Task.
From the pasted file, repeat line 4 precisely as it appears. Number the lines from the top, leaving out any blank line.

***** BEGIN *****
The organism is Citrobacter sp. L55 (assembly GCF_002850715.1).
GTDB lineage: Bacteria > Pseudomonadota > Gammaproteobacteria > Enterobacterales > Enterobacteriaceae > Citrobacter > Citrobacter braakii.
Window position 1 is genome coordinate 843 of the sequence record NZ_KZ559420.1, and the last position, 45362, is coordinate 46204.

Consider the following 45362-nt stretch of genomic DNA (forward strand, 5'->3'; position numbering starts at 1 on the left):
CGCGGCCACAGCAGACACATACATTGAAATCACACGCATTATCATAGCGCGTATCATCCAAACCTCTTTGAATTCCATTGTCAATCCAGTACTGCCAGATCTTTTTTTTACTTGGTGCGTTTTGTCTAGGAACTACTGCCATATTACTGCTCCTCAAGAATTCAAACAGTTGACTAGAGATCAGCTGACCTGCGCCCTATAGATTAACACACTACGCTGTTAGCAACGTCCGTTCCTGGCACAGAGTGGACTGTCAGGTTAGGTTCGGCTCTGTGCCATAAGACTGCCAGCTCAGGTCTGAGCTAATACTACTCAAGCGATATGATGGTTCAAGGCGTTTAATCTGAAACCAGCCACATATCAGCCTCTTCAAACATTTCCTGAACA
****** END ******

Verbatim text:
Consider the following 45362-nt stretch of genomic DNA (forward strand, 5'->3'; position numbering starts at 1 on the left):